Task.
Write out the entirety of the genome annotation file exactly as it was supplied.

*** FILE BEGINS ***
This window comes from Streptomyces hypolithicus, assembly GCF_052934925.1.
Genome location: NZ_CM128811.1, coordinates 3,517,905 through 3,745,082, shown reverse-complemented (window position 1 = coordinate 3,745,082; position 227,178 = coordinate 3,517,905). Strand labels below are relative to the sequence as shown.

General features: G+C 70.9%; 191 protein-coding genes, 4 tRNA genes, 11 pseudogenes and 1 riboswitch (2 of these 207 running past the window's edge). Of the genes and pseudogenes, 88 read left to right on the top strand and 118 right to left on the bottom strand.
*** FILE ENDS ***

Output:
This window comes from Streptomyces hypolithicus, assembly GCF_052934925.1.
Genome location: NZ_CM128811.1, coordinates 3,517,905 through 3,745,082, shown reverse-complemented (window position 1 = coordinate 3,745,082; position 227,178 = coordinate 3,517,905). Strand labels below are relative to the sequence as shown.

General features: G+C 70.9%; 191 protein-coding genes, 4 tRNA genes, 11 pseudogenes and 1 riboswitch (2 of these 207 running past the window's edge). Of the genes and pseudogenes, 88 read left to right on the top strand and 118 right to left on the bottom strand.